Port Kembla Coal Terminal locks out 60 workers after CFMEU takes protected industrial action
The Port Kembla Coal Terminal, south of Wollongong, has locked out about 60 of its workers as part of an intensifying dispute about its future.
The lockout began on Sunday after Construction Forestry Mining and Energy Union (CFMEU) members took protected industrial action to fight the terminal’s bid to scrap the current enterprise agreement.
The terminal has exported local coal since the 1960s and is currently transitioning to highly mechanised loading equipment as part of a $300 million upgrade.
Workers’ pay suspended: union
CFMEU south-west district vice-president Bob Timbs said members affected by the lockout would effectively have their pay suspended for five days.
He said the union has called on the Coal Terminal’s five shareholders — Tahmoor Coal, South32, Centennial Coal, Wollongong Coal and Peabody Energy — to intervene.
“It’s industrial madness, I’ve been in the heavy industry for 30 years and I’ve never seen an attack like this,” Mr Timbs said.
“I don’t know why they’re doing this, and I don’t know what the end game is for them.
Operations at the Port Kembla Coal Terminal (PKCT) were continuing on Monday despite the lockout, with a ship loading 74,000 tonnes of coking coal to Japan.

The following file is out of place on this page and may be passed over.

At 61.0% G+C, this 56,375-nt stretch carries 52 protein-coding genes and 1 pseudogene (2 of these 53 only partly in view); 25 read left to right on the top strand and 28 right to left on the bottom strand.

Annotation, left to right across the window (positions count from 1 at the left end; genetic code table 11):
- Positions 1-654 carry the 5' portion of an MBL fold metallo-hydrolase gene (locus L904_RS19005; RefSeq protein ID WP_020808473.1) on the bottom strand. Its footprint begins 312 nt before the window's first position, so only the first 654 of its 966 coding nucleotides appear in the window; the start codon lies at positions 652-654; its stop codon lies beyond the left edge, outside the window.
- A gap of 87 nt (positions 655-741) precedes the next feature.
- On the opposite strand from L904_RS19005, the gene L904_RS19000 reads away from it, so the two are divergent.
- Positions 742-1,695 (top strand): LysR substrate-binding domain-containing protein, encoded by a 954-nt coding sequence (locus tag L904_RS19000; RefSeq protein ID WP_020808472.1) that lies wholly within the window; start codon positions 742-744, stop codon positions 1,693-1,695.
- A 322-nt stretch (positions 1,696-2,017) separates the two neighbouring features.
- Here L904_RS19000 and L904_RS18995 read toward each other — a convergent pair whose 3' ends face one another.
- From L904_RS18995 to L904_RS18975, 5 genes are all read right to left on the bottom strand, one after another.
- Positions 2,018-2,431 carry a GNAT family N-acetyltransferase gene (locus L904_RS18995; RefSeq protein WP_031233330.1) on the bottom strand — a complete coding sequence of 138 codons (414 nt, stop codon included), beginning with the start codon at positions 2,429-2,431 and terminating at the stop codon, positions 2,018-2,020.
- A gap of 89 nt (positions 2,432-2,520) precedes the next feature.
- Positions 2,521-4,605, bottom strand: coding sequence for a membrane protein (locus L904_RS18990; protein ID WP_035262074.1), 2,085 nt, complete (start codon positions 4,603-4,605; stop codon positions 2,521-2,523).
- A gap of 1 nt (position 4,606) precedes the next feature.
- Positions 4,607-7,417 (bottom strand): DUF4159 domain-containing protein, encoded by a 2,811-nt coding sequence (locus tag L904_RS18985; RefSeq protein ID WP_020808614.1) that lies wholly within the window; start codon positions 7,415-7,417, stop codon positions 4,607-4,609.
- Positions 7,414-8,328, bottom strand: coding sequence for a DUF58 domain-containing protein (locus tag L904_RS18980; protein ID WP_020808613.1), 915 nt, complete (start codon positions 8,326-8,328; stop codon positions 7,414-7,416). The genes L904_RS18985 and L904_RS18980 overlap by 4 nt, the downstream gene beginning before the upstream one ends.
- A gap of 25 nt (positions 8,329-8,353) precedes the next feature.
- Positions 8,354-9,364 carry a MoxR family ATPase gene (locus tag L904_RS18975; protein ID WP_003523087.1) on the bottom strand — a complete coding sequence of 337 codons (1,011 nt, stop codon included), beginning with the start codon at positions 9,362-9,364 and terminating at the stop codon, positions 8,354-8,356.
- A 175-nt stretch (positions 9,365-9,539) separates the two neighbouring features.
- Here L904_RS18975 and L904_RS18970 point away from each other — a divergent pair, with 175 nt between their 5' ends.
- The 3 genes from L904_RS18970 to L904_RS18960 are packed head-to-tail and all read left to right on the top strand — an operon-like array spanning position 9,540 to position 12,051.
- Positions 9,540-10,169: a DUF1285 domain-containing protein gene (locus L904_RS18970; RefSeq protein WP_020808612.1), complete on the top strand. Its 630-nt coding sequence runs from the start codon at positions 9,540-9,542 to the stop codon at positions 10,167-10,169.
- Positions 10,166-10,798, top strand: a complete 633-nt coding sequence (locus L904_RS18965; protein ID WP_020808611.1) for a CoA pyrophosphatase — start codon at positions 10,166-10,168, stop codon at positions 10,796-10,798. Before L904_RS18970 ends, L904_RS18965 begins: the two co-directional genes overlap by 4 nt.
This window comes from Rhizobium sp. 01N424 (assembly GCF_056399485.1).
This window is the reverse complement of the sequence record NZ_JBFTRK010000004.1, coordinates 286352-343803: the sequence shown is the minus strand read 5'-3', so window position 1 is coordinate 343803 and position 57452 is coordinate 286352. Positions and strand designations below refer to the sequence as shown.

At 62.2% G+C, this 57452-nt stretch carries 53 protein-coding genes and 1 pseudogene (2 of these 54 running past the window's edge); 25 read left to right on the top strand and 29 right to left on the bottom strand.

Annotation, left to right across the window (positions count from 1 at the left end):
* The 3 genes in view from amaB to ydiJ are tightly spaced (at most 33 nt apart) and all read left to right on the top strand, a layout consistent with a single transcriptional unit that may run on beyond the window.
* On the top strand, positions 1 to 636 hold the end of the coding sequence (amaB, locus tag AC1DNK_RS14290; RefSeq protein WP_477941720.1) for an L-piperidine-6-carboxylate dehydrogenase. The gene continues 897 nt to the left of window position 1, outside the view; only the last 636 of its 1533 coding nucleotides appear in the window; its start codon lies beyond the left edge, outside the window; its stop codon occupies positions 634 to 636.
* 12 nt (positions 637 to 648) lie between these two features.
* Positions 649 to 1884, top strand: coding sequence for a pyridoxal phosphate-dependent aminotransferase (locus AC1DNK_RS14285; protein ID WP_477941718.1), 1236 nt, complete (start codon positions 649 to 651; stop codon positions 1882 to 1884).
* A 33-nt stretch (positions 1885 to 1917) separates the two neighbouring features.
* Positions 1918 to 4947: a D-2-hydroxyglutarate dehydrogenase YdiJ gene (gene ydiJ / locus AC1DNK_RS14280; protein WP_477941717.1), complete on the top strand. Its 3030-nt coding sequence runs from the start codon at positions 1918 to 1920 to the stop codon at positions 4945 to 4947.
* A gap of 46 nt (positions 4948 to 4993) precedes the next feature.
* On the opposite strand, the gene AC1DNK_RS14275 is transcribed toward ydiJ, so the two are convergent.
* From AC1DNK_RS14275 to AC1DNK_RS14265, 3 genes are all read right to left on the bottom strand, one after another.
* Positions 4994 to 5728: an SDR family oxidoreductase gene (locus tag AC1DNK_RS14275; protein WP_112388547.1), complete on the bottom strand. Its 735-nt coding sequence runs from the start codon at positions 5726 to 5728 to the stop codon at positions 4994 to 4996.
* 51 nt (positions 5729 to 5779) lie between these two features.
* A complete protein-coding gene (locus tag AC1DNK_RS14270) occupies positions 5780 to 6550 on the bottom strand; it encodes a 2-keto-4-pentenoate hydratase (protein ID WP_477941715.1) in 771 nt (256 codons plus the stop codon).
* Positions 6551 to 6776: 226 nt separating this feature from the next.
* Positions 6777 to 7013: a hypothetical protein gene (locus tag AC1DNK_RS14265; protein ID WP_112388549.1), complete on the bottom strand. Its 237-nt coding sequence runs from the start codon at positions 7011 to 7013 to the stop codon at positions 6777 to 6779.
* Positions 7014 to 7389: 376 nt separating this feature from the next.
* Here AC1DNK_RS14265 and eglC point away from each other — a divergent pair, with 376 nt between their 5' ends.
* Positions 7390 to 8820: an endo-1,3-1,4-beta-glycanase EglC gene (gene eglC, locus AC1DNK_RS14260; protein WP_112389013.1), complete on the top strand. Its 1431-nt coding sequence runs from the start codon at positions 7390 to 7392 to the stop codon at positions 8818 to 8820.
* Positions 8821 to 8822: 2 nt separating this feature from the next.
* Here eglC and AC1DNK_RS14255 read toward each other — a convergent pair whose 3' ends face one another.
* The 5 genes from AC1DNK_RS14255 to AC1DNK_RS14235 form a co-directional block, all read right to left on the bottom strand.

The Australian Council of Trade Unions president Ged Kearney said the lockout was a worrying and unprecedented move.
“It’s the first type of action by an employer that we’ve seen in this area, but unfortunately this is a pattern that’s happening around the country at the moment where big strong employers are resorting to tactics that are very unwelcome in our industrial landscape,” Ms Kearney said.
“One of the companies down there involved in this dispute, Glencore, has actually got quite a number of its workers locked out of another workplace in Queensland, called Oaky North, and they’ve been locked out for 180 days up there.
“That is very worrying and that is not how we do industrial relations in this country. We have always sat down, have always bargained and got a mutually beneficial outcome.”
‘We’re not commercially competitive’
At its peak, the terminal was loading more than 14 million tonnes of coal a year, but operations manager John Gorman said they were forecast to only process 5.1 million tonnes this year — the lowest throughput on record.
He said there was an urgent need to cut costs to ensure they could continue exporting coal from the Illawarra.
“Production levels are significantly down from what we anticipated even 12 months ago, we’re probably 50 per cent below what we thought we would be doing,” Mr Gorman said.
“My challenge is to lead this business, such that we can become more competitive and attract more coal to be exported through PKCT.”
Mr Gorman said arrangements in place would ensure exports would continue this week, allowing coal mines in southern New South Wales to continue operating.
“I’m very confident in the team that we’ve got here to continue to provide a critical service to the Illawarra,” he said.
“We’re using a range of resources that are dedicated, trained and competent to operate this facility, and it’s very important we continue to keep doing that.”